Uber’s management crisis
London’s transport authority announced Friday that it will not renew Uber’s license, saying the company is not “fit and proper” to operate in the city.
Transport for London cited the company’s approach to reporting serious criminal offenses, and its use of software that prevented regulators and law enforcement from monitoring the app. London mayor Sadiq Khan said he “fully supports” the decision to not renew the license when it expires September 30.
All companies in London must play by the rules and adhere to the high standards we expect — particularly when it comes to the safety of customers, he said in a statement. Providing an innovative service must not be at the expense of customer safety and security.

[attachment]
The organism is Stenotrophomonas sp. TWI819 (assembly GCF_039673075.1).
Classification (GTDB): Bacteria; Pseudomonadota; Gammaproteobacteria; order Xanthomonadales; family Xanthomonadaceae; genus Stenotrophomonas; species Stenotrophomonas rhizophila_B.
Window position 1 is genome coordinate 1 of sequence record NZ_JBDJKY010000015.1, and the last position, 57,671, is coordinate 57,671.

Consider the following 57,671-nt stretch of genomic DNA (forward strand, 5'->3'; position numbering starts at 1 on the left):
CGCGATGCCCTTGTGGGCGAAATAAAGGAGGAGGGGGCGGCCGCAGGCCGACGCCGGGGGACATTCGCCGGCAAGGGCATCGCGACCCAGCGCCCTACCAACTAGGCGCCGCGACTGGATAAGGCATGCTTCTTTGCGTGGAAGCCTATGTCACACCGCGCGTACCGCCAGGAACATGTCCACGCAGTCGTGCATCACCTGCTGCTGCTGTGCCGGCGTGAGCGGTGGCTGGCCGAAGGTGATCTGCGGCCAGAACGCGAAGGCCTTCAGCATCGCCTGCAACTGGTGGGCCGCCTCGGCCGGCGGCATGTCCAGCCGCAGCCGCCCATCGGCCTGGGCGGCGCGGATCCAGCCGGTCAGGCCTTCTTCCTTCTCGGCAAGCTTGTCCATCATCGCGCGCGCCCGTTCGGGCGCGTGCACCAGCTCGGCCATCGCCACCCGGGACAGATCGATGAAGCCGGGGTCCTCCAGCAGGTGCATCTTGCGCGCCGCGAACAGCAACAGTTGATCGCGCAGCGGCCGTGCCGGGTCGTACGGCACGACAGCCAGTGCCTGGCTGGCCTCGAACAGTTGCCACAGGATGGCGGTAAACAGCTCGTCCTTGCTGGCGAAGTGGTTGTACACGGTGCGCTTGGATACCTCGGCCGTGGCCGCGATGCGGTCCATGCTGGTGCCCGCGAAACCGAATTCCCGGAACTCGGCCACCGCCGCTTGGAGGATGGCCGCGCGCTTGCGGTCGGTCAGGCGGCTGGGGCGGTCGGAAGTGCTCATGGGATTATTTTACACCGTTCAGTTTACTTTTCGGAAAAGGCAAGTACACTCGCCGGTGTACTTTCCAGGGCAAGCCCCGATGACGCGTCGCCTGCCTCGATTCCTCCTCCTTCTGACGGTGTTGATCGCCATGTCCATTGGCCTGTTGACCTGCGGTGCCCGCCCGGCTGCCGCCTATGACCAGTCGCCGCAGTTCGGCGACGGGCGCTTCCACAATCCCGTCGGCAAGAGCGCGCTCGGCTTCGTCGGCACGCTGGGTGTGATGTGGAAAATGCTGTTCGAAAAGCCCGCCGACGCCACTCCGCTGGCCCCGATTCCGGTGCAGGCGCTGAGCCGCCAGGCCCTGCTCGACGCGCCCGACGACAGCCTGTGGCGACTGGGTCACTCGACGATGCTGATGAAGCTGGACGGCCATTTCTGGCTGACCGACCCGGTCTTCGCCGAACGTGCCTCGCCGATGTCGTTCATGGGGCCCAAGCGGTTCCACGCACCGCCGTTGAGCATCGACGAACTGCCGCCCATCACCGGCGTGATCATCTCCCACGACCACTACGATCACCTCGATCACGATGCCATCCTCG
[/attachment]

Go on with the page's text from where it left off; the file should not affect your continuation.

Uber said in a statement that it would “immediately challenge this [decision] in the courts.”It can continue to operate while it appeals. Transport for London and the mayor have caved in to a small number of people who want to restrict consumer choice,” Uber said. ” If this decision stands, it will put more than 40,000 licensed drivers out of work and deprive Londoners of a convenient and affordable form of transport.” About 3.5 million Londoners have used Uber.
London’s traditional “Black Cab” taxi drivers have been among the most vocal opponents of Uber and have campaigned to convince politicians and residents to steer clear of the American firm. Uber has sparked numerous controversies in major global cities over passenger safety, background checks and driver pay. Uber operates in nearly 700 cities around the world.